X-Mem uses the Atkinson-Shiffrin Memory Model which is similar to how human beings process and store information and memory, the same architecture is then used over consistent frames to track an object through the video. Over the years X-mem has evolved into a much better architecture, X-Mem++ being the latest one. All these techniques can be used to track players, balls, and other elements in a game.

Here you can see Stephen Curry being tracked across shot changes over a 2 minute video.

This same pipeline can be used for any game, like soccer, baseball, basketball, cricket, golf and whatnot.

How to use Ball Tracking Data

Once you have the ball tracking data along with the player data, then you can do a lot of things from there to generate a ton of analytics. Things like player interaction with the ball, team interaction, what player is best at what area, where the ball goes most, etc. All these very essential metrics become very easy to extract and track once we have the data ready, let's see how we can work with all this data.

Team Analysis

Once the ball tracking data is in, we can measure how teams or specific members of the team interact with the ball at several different incidents. This is rather important for games like Basketball and Soccer, as different members seem to perform differently given the phase of the game and the area of the field. Important metrics like the Strech Index and Team Synchrony can be extremely useful in these scenarios.

These metrics help understand how much area a team is using and how well. For example, the stretch index of 3 players might be very tight, and that could explain why they have trouble maneuvering the ball over large areas. Whereas, if the other team’s covered area overlaps with our team’s area, we can understand how they are going to interact and study what are some techniques to secure the ball in those scenarios. All this is very valuable to a manager or a coach. You can read more about these metrics here.

Individual Analysis

Individual player analysis is as important as team analysis. Things like the individual path of a player, movement speed of a player, distance from the ball as the game moves on, etc. These are important metrics for specific players. We can also understand how a player is performing in different areas of the field. For example, if a player is not moving much in the defensive area, we can understand that the player is not performing well in that area. This is important for the coach to understand and make decisions on how to improve the player in specific areas or what areas to target them for.

This data can also be used to pair correct players together. 3 players who have a high stretch index together can be paired together to cover a large area of the field. Players who can run faster can be placed closer to the opponent’s side so that they can quickly move back and forth between defense and offense.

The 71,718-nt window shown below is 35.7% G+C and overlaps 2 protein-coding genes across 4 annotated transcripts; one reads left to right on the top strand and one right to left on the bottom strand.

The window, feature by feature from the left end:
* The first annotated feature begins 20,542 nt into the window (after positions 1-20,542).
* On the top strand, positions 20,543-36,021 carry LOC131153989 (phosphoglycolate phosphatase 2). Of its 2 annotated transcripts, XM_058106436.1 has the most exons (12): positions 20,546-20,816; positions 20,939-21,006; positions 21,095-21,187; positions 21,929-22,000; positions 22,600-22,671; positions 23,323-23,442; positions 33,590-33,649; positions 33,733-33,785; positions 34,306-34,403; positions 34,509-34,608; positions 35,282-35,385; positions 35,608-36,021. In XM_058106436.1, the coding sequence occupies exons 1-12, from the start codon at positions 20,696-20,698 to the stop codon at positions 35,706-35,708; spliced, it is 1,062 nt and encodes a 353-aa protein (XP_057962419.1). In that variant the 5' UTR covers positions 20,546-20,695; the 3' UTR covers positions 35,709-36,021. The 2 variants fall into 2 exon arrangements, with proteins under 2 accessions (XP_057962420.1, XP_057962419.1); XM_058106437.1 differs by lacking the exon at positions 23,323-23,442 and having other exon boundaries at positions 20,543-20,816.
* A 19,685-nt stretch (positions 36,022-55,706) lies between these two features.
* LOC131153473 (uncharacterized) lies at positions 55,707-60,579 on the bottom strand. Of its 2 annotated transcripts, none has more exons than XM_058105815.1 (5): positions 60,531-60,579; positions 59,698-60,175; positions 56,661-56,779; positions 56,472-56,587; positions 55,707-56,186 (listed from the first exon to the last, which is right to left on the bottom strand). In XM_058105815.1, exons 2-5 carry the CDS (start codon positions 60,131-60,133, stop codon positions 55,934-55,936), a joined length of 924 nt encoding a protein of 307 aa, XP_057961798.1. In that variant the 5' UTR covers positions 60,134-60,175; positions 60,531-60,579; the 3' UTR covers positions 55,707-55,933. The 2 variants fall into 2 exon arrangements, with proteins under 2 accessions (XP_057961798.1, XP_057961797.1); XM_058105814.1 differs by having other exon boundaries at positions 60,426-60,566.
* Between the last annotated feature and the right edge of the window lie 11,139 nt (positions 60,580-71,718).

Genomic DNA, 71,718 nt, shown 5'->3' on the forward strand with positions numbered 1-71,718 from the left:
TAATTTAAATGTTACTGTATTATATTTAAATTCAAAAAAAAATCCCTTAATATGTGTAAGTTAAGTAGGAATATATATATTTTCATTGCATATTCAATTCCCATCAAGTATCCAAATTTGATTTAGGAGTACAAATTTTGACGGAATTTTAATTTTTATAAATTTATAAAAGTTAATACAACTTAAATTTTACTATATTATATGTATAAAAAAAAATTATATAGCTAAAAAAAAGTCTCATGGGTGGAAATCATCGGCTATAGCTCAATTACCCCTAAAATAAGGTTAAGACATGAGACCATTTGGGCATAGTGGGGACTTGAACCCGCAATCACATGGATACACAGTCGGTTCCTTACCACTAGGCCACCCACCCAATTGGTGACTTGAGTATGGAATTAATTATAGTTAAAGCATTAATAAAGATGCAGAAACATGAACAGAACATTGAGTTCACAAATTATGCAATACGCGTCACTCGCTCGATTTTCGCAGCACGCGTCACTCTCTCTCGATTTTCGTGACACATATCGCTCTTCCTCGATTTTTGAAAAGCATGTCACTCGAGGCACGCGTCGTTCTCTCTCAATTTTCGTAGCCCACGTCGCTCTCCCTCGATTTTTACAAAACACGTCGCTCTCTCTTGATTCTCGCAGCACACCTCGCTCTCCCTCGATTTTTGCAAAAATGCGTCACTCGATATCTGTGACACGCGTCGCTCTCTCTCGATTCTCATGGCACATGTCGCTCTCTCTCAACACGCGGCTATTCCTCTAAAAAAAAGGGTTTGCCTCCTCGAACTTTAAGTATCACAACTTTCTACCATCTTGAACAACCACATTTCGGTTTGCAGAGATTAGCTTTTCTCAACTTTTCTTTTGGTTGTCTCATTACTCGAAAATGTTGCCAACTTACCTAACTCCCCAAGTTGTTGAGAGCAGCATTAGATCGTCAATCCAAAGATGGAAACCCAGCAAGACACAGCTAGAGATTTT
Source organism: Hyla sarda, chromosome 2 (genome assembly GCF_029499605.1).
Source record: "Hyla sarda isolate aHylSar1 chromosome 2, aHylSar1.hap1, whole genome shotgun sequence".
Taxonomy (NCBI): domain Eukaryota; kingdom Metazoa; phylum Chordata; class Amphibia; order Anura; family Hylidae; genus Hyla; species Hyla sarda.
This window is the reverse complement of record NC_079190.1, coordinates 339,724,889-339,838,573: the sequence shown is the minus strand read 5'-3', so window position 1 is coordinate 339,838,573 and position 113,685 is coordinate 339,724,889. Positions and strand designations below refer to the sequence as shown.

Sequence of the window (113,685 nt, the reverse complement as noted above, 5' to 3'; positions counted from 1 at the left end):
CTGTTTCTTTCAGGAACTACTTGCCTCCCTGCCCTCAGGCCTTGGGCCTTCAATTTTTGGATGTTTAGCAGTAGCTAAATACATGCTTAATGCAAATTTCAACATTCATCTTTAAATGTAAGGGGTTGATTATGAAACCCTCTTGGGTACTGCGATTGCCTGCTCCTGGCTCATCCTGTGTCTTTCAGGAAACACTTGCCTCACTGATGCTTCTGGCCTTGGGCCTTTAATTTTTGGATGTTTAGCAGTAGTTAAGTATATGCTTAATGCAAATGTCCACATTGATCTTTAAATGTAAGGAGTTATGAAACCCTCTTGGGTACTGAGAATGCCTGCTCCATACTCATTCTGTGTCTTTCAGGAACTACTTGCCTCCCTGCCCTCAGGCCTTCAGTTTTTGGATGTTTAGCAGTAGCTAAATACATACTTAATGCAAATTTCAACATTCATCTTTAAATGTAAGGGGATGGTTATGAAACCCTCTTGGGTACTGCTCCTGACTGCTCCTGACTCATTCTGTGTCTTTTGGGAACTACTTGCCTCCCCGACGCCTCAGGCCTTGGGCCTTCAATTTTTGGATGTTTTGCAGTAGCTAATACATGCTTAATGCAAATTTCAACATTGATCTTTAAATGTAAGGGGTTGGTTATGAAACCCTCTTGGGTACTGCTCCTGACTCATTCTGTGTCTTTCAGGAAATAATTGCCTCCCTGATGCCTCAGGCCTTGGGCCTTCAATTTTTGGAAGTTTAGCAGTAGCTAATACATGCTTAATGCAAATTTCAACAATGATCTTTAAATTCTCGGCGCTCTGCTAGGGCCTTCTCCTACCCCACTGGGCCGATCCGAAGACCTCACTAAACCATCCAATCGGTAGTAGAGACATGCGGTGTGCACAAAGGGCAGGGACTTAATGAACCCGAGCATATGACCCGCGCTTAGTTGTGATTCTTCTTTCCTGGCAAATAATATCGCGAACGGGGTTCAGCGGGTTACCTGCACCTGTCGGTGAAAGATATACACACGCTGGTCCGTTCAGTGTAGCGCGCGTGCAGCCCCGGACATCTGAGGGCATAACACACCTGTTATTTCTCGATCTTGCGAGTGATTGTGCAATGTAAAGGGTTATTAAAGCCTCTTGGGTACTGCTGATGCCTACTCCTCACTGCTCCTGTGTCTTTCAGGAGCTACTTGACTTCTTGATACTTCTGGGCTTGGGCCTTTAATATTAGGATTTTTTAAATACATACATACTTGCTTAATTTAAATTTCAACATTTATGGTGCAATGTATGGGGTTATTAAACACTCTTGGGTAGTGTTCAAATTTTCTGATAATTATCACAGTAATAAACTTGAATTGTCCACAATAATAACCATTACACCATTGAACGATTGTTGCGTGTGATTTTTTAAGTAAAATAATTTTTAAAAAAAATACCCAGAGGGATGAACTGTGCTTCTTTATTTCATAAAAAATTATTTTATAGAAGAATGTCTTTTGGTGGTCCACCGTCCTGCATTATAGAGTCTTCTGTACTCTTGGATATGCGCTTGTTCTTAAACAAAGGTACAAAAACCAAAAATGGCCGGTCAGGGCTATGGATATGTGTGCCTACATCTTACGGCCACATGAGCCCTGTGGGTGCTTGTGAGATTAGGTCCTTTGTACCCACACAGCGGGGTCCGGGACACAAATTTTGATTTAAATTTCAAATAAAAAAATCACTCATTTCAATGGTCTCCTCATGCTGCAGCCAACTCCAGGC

Pose Analysis

Ball tracking data can be further paired up with pose estimation to refine the technique of the player in games like cricket and golf. These games where you have to hit the ball with great accuracy and precision can benefit greatly from pose analysis. You can see how the position of the body changes during hitting the ball and whether certain positions result in better performance than others. Pose estimations can also detect injuries early on before they become serious problems down the road.

As you can see in the image, pose estimation in golf can be helpful. Tracking where the ball goes, when hit a certain way, and when the pose is in a certain way. Poses can also be compared with other better players to get an idea of what the player is doing wrong and where the improvement is needed. This same technique can be used for various other things like exercise and posture analysis if needed.

Traditional methods vs Track Anything Model

As mentioned before, traditionally, networks like Tracknet have been used for this application. But even Tracknet has its issues.

Performance Issues

Tracknet, being a single architecture, can make mistakes. Tracknet was mainly developed for tracking shuttle cocks during tennis matches, performance across other domains can be very degraded unless finetuned properly. It is seen that smaller faster moving objects, like a ball in cricket, can be problematic for Tracknet to track. However, techniques that build upon Tracknet like MOTRv2 seem to show much better performance. These are not single network architectures but rather pipelines that use the network for the core tracking task.

SAM, on the other hand, is highly performant in most of the out-of-domain tasks, and when combined with other architectures like X-Mem and X-Mem++, the tracking capabilities are simply SOTA. Similar to Tracknet, pipelines built with SAM might also require some finetuning but performance gains are much greater compared to Tracknet.

Computation Cost and Inference Time

Another big issue with TrackNet and its dependent pipelines is that it is computationally very heavy as it is mostly a single convolution network, mostly. TrackNetV2’s performance is around 31.8 FPS. Whereas the Track Anything Model paired with X-Mem++ can do 39 FPS. And much more if a smaller version of the model is finetuned for a specific use case.

In production, it is often the case that not all the frames are processed, most are clumped together and a Kalman filter is used with it to track the ball in all the frames altogether

Want to Build Ball Tracking Pipelines for Sports?

If you are looking to build ball-tracking pipelines and sports analysis applications, please reach out to us. We have worked with many computer vision pipelines and have integrated them into already existing systems. Reach out to us to build such pipelines or just to chat. Would love to chat!